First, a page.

QAnon Will Survive Yet Another Apocalyptic Disappointment
The sprawling conspiracy theory’s visions of a hidden world have always been an excuse for failure.
As adherents of the conspiracy theory QAnon watched the U.S. presidential inauguration Wednesday, they were on the edge of their seats. For two weeks, the movement—now bereft of its anonymous leader and left to conjure up theories itself—had proposed that the inauguration would actually see the Space Force cut the satellite feed while secret military forces swept in to arrest Democrats and such Republicans as Mike Pence and Sen. Mitch McConnell who had supposedly betrayed Trump, leading to the announcement of President Donald Trump’s second term. Before that, QAnon supporters, like millions of other Republicans, had put their hopes on the election being overturned on Jan. 6. They had a prominent place among the mob that attacked the Capitol that day.
But after none of that happened, QAnon switched gears. Some adherents are suffering a crisis of faith— but others are renewing it. The most popular theory now circulating is that Wednesday’s inauguration was a sham or a pagan ritual, and that the true inauguration will occur on March 4—the original date in the Constitution, before it was changed to shorten the lame-duck period. The United States, this theory explains, was actually abolished in 1871, when the country was changed into a corporation controlled by the Bank of England. Trump will thus reappear and restore the true America that’s been concealed for over a century.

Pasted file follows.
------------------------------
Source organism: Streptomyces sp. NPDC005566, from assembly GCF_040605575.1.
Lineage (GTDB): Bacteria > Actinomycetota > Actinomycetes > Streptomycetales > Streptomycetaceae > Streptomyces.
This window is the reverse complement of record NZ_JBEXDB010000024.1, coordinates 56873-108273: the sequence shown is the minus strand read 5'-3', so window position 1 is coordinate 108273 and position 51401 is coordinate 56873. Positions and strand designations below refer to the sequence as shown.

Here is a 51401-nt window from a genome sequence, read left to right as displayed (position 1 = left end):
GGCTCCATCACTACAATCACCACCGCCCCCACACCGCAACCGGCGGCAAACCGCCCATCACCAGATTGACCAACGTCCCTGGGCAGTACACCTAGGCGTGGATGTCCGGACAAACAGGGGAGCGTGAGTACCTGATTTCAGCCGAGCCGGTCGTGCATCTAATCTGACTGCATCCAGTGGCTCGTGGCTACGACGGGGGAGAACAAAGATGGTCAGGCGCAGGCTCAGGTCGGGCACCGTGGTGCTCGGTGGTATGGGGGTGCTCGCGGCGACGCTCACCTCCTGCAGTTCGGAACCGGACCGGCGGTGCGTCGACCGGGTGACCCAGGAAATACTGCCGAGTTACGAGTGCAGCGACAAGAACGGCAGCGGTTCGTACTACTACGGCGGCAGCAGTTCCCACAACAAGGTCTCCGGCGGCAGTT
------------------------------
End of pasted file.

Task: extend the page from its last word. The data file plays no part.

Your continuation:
The conjuring of a hidden world is a longtime characteristic of prophetic movements seeking to explain their failures, such the Great Disappointment of 1844, when a preacher had proclaimed Jesus would return to Earth by that year. Christ, his followers said, had returned to the sanctuary—but in heaven, not on Earth, unknowable to ordinary believers save through faith. But it’s also not new to QAnon, a movement birthed from twin failures: that of Trump as president, and the repeated apocalyptic prophecies of American evangelicals since the presidency of Ronald Reagan.
Many millenarian movements begin among those locked out of power. But QAnon started in October 2017, almost a year after Trump supporters had seen their man sweep to an unprecedented and unexpected victory. The Republicans held every branch of government. And yet, compared to the grand promises, explicit and implicit, of the Trump campaign, nothing had happened. The wall on the southern U.S. border remained unbuilt. Obamacare remained in place. Abortion remained legal. Hillary Clinton and other objects of hate remained free. Their lives remained unfulfilled, and their social status, if anything, lowered.
The QAnon conspiracy theory explained why the grand leader had produced so little of what he promised. He was involved in a vast and secret war against the forces of ultimate evil, a world-spanning pedophile conspiracy that included every favorite target of the American conspiratorial imagination: the Clintons, Hollywood, and, of course, Jews, especially George Soros and the Rothschilds. Trump might seem to spend his time tweeting and playing golf, but he was actually ordering the military to rescue children from the mole people’s tunnels below New York City, that well-known den of iniquity. Hillary Clinton and House Speaker Nancy Pelosi might seem to be free and happy, but they were already in prison, only making public appearances under watch and with an ankle bracelet. (The details varied; QAnon was a broad church.)